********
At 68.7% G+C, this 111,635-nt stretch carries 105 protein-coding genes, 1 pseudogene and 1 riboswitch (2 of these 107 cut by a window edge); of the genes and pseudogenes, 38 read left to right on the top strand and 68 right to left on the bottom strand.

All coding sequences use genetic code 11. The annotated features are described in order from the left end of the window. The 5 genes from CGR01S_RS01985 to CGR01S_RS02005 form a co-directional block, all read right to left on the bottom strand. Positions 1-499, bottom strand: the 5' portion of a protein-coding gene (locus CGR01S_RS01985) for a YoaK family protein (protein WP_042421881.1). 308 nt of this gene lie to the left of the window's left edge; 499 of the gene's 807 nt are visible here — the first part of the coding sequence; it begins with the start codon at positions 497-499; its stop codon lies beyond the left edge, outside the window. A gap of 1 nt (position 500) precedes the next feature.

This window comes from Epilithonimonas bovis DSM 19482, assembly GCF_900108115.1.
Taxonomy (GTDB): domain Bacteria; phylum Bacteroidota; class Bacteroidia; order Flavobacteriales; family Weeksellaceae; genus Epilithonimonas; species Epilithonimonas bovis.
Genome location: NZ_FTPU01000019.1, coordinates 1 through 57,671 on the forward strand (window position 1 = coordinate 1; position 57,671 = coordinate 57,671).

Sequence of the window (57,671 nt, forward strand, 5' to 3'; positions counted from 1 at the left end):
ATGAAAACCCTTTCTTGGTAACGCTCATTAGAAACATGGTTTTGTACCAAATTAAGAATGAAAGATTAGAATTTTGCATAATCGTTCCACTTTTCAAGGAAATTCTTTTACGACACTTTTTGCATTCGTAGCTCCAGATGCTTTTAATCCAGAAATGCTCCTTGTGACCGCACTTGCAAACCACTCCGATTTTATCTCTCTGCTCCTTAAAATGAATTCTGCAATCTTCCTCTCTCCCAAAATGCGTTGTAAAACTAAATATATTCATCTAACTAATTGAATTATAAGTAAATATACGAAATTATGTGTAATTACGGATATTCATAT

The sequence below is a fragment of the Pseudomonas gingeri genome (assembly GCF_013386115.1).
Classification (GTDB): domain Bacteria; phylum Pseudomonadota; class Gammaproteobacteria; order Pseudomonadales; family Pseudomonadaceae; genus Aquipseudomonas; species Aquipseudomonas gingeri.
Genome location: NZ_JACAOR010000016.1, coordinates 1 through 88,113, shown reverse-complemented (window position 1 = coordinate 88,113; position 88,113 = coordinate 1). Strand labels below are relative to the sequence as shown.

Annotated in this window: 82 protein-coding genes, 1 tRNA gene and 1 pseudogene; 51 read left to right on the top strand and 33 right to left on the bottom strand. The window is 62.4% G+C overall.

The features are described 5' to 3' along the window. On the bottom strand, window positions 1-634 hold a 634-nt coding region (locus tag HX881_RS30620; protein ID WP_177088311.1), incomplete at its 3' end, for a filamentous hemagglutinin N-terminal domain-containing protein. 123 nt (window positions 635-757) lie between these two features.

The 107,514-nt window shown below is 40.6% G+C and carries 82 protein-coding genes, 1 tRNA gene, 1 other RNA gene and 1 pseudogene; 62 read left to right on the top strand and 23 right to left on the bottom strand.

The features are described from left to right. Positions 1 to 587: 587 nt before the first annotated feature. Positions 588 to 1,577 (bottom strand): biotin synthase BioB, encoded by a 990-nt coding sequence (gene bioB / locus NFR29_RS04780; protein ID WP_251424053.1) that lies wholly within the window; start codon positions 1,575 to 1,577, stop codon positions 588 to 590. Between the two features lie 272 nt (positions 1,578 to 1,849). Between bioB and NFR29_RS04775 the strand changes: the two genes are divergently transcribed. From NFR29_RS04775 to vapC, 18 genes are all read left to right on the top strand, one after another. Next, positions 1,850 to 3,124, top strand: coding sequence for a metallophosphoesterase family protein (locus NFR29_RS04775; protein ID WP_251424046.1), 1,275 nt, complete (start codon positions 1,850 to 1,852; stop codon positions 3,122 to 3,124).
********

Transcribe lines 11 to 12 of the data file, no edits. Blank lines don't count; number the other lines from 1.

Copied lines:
Annotated in this window: 82 protein-coding genes, 1 tRNA gene and 1 pseudogene; 51 read left to right on the top strand and 33 right to left on the bottom strand. The window is 62.4% G+C overall.

The features are described 5' to 3' along the window. On the bottom strand, window positions 1-634 hold a 634-nt coding region (locus tag HX881_RS30620; protein ID WP_177088311.1), incomplete at its 3' end, for a filamentous hemagglutinin N-terminal domain-containing protein. 123 nt (window positions 635-757) lie between these two features.